2.15 the morning after

Well folks, I set a small blog goal for myself and actually followed through. This is no small feat, m’friends. Thinking back over these 14 days, watching & writing about Groundhog Day feels like much more than two weeks ago.

Writing every day actually changes time a little bit. It gives the days more richness. Makes them thicker.

The ubiquitous Socrates quote “the unexamined life is not worth living” gets a lot of play on inspirational coffee mugs and dorm bulletin boards. But I still ponder what it means for the life of the writer, which is inevitably one of examination. Only recently have I started to see this quote in a slightly different way. I think it’s not as if the examination brings up these products that are valuable and validating–it might, and hopefully it will. But the act of examining itself is the good part, the part that gives life worth.

So I’ve examined my heart and my ideas about love these last two weeks, but as a result I’ve ended up thinking more about the act of writing.

Writing is how I figure out what I think. It’s how I mentally doodle.
I surprise myself. I figure things out. I write my way through the maze.

Last night I saw the Justin Bieber movie (hells yeah I did! And I won’t apologize. See it, and I guarantee you’ll never mock the Biebs again). Watching the kid drum on a kitchen chair at 3 years old, hamming it up in grainy home videos, you just get this feeling that performing is what he’s supposed to do.

My relationship with writing feels something like that.

There’s evidence that I was a word ham when I was in preschool. “She was writing books before she could spell” kinds of evidence. I was also telling jokes before I understood the punchlines. I remember going to the diner in Sparta with my grandparents when I was really little. We’d just watched “Lonesome Dove” the night before, so when the time came to pay the bill, and Grandpa mentioned the tip, I announced, loudly enough for the whole place to hear, “tip that whore!!” At first I was being sincere; because I’d heard some TV cowboy say it, I thought this was appropriate. I had no idea what “whore” meant, but I discovered that saying it made people laugh. And that was a thrill.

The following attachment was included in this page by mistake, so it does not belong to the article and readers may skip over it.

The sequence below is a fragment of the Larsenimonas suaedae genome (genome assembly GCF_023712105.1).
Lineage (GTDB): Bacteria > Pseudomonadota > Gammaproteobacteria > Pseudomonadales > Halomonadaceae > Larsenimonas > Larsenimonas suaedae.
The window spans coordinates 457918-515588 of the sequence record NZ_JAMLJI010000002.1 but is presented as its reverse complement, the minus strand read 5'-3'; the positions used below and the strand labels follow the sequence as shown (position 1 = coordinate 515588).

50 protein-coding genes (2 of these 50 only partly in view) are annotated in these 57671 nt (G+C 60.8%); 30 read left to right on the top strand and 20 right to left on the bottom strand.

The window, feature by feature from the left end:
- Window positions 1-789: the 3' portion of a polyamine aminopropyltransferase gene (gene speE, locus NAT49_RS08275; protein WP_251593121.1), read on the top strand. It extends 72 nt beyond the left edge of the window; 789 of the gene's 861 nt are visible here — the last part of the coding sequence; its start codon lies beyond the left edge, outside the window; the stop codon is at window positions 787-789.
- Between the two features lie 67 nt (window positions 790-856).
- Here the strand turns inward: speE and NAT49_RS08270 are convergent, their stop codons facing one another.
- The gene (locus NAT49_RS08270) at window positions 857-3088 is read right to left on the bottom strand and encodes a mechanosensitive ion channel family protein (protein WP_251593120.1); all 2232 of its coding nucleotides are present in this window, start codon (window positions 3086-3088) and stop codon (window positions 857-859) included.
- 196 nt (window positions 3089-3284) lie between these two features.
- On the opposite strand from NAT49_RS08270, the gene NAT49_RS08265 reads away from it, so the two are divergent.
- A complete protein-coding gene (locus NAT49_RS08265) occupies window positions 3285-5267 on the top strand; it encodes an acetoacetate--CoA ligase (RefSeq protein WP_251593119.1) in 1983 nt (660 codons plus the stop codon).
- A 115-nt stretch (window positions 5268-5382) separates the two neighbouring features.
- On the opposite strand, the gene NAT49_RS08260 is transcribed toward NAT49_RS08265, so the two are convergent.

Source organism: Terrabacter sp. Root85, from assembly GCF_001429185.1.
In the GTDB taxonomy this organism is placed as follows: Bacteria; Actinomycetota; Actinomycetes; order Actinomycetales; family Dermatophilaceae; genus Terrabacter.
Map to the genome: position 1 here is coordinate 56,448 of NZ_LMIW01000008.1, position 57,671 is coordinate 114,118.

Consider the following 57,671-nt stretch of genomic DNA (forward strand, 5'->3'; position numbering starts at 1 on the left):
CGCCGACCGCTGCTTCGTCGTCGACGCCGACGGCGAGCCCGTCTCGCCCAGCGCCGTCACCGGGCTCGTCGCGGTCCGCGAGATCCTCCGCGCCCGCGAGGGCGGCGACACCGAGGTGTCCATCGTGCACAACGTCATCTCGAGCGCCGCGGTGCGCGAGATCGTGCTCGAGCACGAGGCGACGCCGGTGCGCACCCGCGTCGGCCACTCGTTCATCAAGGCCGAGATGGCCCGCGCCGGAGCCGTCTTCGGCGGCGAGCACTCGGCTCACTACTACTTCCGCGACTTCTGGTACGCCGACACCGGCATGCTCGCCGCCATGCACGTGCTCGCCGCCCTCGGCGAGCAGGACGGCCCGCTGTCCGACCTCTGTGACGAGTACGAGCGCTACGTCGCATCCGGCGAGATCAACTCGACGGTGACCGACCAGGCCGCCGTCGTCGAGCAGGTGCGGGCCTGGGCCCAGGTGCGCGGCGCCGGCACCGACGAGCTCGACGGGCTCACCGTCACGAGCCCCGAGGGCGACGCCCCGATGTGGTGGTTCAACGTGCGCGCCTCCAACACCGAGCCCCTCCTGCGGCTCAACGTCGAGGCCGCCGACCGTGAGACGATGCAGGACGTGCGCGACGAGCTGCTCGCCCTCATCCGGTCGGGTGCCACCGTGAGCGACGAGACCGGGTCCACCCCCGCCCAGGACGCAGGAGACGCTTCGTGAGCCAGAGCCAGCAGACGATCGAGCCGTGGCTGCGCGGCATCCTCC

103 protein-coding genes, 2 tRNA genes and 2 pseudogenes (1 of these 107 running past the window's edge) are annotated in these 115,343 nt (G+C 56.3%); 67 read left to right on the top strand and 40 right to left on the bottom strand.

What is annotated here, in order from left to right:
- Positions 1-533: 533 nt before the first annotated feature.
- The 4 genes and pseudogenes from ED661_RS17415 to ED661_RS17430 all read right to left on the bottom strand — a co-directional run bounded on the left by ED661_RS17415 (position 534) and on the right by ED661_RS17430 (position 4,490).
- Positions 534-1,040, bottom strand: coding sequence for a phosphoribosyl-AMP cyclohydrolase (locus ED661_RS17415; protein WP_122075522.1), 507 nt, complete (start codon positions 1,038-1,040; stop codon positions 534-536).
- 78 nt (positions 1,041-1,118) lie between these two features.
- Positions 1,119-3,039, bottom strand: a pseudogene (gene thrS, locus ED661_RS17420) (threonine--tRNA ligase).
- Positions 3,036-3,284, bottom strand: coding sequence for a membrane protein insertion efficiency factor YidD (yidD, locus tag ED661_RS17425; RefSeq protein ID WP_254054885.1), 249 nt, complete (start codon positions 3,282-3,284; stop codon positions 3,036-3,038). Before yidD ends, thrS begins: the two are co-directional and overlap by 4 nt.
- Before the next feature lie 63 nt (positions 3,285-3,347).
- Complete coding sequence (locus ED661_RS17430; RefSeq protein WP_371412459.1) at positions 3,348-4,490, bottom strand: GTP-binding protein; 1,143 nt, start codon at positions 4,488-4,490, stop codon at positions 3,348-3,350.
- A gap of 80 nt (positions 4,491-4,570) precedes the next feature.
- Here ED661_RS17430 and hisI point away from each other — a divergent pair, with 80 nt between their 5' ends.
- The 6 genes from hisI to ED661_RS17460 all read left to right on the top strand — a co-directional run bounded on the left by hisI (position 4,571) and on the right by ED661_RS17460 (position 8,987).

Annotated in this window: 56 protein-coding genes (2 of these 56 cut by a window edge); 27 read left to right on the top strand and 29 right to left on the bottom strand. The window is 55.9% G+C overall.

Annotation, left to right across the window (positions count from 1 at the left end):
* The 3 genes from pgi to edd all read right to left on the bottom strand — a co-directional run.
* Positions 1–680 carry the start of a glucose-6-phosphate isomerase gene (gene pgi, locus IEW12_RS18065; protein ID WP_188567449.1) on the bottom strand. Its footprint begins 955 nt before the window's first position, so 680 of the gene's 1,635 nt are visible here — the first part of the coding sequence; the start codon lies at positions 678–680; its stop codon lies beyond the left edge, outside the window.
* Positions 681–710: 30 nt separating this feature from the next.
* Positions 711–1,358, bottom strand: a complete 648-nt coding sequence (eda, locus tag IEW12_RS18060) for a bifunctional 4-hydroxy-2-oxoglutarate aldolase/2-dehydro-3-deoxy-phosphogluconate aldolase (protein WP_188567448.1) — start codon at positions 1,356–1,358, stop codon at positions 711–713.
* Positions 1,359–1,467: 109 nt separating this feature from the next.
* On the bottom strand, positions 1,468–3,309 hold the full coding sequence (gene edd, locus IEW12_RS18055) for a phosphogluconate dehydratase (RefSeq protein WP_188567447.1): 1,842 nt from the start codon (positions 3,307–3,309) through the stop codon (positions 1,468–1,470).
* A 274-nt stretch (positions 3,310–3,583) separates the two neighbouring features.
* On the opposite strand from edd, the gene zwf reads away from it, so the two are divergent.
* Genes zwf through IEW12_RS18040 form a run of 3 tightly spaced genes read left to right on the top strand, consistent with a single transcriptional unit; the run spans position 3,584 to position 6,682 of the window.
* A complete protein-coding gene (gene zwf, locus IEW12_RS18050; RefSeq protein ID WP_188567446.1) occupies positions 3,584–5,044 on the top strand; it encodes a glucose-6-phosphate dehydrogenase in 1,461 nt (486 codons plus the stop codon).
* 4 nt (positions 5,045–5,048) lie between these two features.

I like writing about serious ideas. I like writing about my life. I like writing about what I observe. I like at least the idea of writing about books, hence this blog. But I know without question that what I like the most is writing funny.

Teach me your ways, Kelly Kapoor.

I think it’s my new life goal to get Mindy Kaling to notice me on Twitter. I want her to take me under her badass-female-comedy-writer wing and guide me to a rags-to-riches development not unlike Biebs. (But with slightly less awesome hair and a deeper voice.)

The last time I was this blog prolific was my “Once a day in May” project in 2009. I revisited it today, and the post from May 1, 2009, was dedicated to my newfound nerd crush on David Wain. I’d found a New York magazine article where he describes a typical day:

Q: In one sentence, what do you actually do all day in your job?
A: Never the same, but often involves some combination of writing, walking, meetings, editing, shooting, laughing, debating, reading, watching, and sitting in coffee shops.

The sexiest man alive.

Two years ago I read that and thought, I want to go to there. And you know what? A lot has changed for me in two years, but I still feel exactly that. I want to be a comedy writer. Say it louder now, like you mean it. I Want To Be A Comedy Writer.

Does it become less scary if I proclaim it out loud (online)?
Does it seem less silly or more delusional to make such a ballsy claim?
I don’t mean to say I dislike what I’m doing now. Being a university writer who does voluntary comedy on the weekends is great. But saying I also want to do something else gives me a focus for the future. Something to strive for. A place to put my hopes again. Thicker days.

Put it on a coffee mug, folks. I’m inspired.


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